The Rule of Law in South Africa: Undoing Mandela’s Dream

After posing with other African leaders for pictures at the African Union (AU) Summit in South Africa over the weekend, Sudanese President Omar al-Bashir was allowed to leave the country despite a warrant for his arrest issued by the International Criminal Court (ICC) on charges of crimes against humanity, genocide and war crimes. South Africa is a party to the Rome Statute, and was obligated under international law to arrest and surrender the autocrat to the ICC’s jurisdiction. His unhindered travel to yet another international summit further dampens the ICC’s relevance and undermines entrenched standards of international criminal law.

While such an affront to international norms dismays the ICC and victims of the genocide in Darfur, the South African government’s decision to not detain the dictator constitutes a major blow to the rule of law inside the Rainbow Nation. Upon al-Bashir’s arrival in South Africa, the Pretoria High Court had issued an interim order prohibiting the Sudanese leader from leaving the country until the case could resume on June 15, 2015. The South African court was mulling whether he should be arrested and handed over to the ICC. The executive branch instead ignored the court’s ruling and welcomed the international fugitive with open arms.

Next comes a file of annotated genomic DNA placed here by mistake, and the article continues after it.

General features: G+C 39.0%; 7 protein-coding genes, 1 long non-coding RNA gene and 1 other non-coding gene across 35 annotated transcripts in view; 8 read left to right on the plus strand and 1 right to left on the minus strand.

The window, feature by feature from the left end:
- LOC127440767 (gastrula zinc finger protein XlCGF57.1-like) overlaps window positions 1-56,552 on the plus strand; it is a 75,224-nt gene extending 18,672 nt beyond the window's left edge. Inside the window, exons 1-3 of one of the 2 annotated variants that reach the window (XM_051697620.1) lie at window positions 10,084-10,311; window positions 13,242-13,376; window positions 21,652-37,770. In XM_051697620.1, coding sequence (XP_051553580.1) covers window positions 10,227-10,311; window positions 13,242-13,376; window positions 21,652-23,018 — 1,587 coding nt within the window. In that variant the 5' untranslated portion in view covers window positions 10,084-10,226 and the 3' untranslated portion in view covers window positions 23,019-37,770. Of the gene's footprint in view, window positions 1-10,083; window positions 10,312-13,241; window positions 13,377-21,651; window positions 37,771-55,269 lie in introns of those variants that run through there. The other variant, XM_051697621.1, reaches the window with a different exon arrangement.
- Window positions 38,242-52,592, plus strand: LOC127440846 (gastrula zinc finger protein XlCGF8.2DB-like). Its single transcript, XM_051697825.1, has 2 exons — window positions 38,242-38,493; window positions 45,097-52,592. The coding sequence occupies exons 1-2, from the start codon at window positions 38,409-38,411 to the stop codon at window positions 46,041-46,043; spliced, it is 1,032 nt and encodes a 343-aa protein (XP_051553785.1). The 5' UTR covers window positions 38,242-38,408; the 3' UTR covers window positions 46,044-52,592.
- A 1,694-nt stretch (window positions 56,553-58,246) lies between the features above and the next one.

The South African government’s utter disregard for both international and domestic law is troubling for a country with such a revered struggle for justice and human rights. The South African people must now mobilize themselves to keep President Jacob Zuma and the African National Congress (ANC) accountable to the rule of law if the country is too tackle its sundry challenges with regard to fighting poverty and violence sparked by xenophobia. Moreover, South Africa risks loosing its international standing as a leading African democracy if its leaders continue to coddle the world’s most infamous fugitives.